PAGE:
What are prebiotics?
Prebiotics are non-digestible dietary carbohydrates that are able to selectively stimulate the growth and activity of beneficial bacteria in the colon. One of the most studied prebiotic is an oligosaccharide mixture, Galacto-oligosaccharide: long chain Fructo-oligosaccharide mixture (9:1). The oligosaccharide mixture GOS/lcFOS (9:1) helps stimulating beneficial microbial growth, lowering levels of potentially pathogenic bacteria, leading to a gut environment with lower pH.
They are different from the probiotics. Probiotics help in digestion by helping the friendly bacteria grow in the intestine4. The friendly bacteria have a huge role in the overall wellbeing of your child’s digestive health.
The patented prebiotics oligosaccharide GOS/lcFOS (9:1) mixture
Developed in 1994, the unique prebiotic mixture of 90% short chain galacto-oligosaccharide (GOS) and 10% long-chain fructo-oligosaccharide (lcFOS) is one of the most studied prebiotics mixtures. In fact, this has been granted a patent for its uniqueness in numerous countries including the ones in Europe and Asia-pacific.
The studies conducted on this prebiotic conclude that it is safe, effective, and provides benefits beyond mere digestion. In a clinical study observed more than 900 children above 1 years old in six countries, it was noted that the children who had Growing Up Milk (GUM) fortified with this unique prebiotic for over a year were less susceptible to infections than those who used the normal GUM. Children going to preschools and not falling ill often! Isn’t that a dream of every mum?
How does it work?
The oligosaccharide mixture GOS/lcFOS(9:1) helps in the formation of stools in a very interesting manner. The mixture passes undigested through the stomach and small intestine. In the large intestine, we have colonies of friendly bacteria. They help us in our overall wellbeing. The oligosaccharide mixture GOS/lcFOS (9:1) is acted upon by two such friendly bacteria: Bifidobacteria and lactobacilli to form Short Chain Fatty Acids (SCFA)5.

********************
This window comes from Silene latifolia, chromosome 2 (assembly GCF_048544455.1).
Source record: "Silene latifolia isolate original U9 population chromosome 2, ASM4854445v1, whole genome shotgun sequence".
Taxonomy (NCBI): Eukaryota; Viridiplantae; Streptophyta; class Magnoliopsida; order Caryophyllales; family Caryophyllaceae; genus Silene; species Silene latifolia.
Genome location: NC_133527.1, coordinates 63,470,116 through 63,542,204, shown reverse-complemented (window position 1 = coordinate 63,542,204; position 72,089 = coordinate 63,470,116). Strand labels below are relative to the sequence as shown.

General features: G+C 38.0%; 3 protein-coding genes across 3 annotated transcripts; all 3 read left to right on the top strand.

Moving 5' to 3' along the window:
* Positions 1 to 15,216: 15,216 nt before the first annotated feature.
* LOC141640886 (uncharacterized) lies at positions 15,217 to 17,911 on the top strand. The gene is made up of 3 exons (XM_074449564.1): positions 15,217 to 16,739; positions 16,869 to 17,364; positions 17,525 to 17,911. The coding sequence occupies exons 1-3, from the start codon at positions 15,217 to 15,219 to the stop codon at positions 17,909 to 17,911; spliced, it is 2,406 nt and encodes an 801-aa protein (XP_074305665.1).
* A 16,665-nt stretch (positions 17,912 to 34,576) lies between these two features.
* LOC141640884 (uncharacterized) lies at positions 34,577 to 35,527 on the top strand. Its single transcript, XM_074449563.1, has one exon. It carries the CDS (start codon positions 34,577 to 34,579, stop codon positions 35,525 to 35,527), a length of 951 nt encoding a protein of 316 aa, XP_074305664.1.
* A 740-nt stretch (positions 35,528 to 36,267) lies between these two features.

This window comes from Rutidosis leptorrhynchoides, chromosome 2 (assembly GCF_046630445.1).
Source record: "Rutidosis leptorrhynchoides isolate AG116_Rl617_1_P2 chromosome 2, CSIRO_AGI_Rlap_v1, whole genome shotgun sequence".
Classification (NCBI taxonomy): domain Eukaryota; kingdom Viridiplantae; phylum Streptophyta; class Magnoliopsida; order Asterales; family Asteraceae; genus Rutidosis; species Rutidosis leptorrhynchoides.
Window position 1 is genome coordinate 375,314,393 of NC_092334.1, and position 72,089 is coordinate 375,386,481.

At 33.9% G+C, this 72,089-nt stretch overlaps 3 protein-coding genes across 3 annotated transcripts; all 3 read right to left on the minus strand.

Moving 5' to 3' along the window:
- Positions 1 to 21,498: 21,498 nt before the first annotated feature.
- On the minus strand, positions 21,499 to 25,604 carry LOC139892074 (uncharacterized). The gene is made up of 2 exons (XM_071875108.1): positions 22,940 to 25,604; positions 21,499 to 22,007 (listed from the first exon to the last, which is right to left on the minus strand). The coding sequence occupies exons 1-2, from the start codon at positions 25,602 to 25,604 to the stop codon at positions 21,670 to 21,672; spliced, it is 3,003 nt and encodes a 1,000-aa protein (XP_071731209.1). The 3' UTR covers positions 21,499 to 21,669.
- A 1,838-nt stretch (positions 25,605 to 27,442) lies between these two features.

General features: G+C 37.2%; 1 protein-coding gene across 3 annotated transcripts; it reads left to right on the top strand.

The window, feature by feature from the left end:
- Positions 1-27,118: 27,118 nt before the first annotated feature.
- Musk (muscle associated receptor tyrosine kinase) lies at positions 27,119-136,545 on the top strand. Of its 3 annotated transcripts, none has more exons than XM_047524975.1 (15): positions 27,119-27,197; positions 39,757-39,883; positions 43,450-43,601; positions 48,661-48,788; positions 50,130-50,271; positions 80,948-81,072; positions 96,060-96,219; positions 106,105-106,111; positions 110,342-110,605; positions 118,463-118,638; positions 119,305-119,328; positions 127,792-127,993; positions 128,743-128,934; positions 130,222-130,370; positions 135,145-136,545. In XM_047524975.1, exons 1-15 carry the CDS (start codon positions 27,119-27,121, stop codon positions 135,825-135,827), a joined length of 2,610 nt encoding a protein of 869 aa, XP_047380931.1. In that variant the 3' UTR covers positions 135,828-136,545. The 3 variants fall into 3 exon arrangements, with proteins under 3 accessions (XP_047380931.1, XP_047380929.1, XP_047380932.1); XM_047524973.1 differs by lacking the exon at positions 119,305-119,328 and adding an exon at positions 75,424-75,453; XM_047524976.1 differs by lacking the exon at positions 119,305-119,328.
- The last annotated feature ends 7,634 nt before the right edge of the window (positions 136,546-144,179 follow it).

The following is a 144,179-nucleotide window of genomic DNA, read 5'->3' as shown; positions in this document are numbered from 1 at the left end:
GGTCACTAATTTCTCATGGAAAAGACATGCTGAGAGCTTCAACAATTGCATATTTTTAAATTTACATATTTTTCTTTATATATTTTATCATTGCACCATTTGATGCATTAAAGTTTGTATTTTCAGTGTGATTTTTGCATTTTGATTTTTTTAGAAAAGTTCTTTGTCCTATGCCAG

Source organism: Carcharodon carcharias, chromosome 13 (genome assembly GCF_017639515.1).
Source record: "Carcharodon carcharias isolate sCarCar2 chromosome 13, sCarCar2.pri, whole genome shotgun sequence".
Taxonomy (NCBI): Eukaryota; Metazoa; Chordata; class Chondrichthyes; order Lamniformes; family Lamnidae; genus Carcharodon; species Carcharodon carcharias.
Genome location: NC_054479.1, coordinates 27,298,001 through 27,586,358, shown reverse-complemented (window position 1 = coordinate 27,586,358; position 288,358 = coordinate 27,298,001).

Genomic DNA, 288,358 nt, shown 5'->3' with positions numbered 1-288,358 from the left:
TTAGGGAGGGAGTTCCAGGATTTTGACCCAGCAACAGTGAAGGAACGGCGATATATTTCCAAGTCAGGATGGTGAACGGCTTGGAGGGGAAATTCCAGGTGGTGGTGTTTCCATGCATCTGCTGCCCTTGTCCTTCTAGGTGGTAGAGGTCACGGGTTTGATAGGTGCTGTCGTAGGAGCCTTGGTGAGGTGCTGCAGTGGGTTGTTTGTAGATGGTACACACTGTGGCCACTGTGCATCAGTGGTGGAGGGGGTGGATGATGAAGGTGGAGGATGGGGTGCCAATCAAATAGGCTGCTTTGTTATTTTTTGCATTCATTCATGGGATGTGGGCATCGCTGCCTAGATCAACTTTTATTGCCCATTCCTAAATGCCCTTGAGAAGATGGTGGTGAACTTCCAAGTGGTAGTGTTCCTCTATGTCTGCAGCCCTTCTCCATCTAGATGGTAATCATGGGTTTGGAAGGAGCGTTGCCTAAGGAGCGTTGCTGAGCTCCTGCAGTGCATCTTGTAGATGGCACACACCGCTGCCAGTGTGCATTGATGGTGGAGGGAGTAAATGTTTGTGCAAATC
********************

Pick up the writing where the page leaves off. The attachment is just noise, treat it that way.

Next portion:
The formation of SCFA has three main effects1,2,3.
Acidic conditions increase the motility of the intestine. Thus, optimal water is retained in the waste matter, forming bulky, soft stools. This ensures that your child has a bowel movement at a regular interval and the stools are not hard and distressing.
2# Bacterial shield
With the lower pH, the useful bacteria, especially the bifidobacteria grow in number. It also stimulates the growth of specific types of bifidobacteria and lactobacilli, the good bacteria.
This in turn, resist the growth of harmful bacteria. Less harmful bacteria would mean less episodes of diarrhoea. This gives your body a protective shield!
3# Thicker intestinal lining
SCFA promotes a thicker lining of the intestine. It prevents the harmful bacteria from entering the blood via the intestine. This reduces the chances of infections, promoting good health.
Here is an illustration of how GOS/lcFOS(9:1) mixture helps in the formation of soft, bulky stools.
Other benefits of Oligosaccharide GOS/lcFOS (9:1) mixture
There are a number of other benefits your child can get by using a formula fortified with this particular prebiotic. The patented prebiotic oligosaccharide mixture is shown to reduce the allergic symptoms in the children such as dermatitis, reduction in symptoms of asthma, and even diaper dermatitis. There are also numerous studies with beneficial effects in stool consistency and frequency. These effects depend on the specific structure and amount of prebiotic compound in studied formula. However do note that findings from one type of prebiotic compound or mixtures cannot simply be translated to other prebiotic compounds.
1. Colon microflora in infants fed formula with galacto- and fructo-oligosaccharides: more like breast-fed infants. Knol J, Scholtens P. J Pediatr Gastroenterol Nutr 2005; 40:36-42
2. An infant formula containing prebiotics changes the intestinal microflora of term infants. Knol, J., Van der Linde. .J Pediatr Gastroenterol Nutr. 2003;36:130.
3. Dosage-related bifidogenic effects of galacto- and fructo-oligosaccharides in formula-fed term infants. Moro G, Minoli I. J Pediatr Gastroenterol Nutr. 2002 Mar;34(3):291-5.
4. The Use of Probiotics in Pediatric Gastroenterology: A Review of the Literature and Recommendations by Latin-American Experts. Sylvia Cruchet, Raquel Furnes. Paediatr Drugs. 2015; 17(3): 199–216.
5. Stool characteristics of infants receiving short-chain galacto-oligosaccharides and long-chain fructo-oligosaccharides: A review. Petra AMJ Scholtens, Dominique AM Goossens, and Annamaria Staiano. World J Gastroenterol. 2014 Oct 7; 20(37): 13446–13452.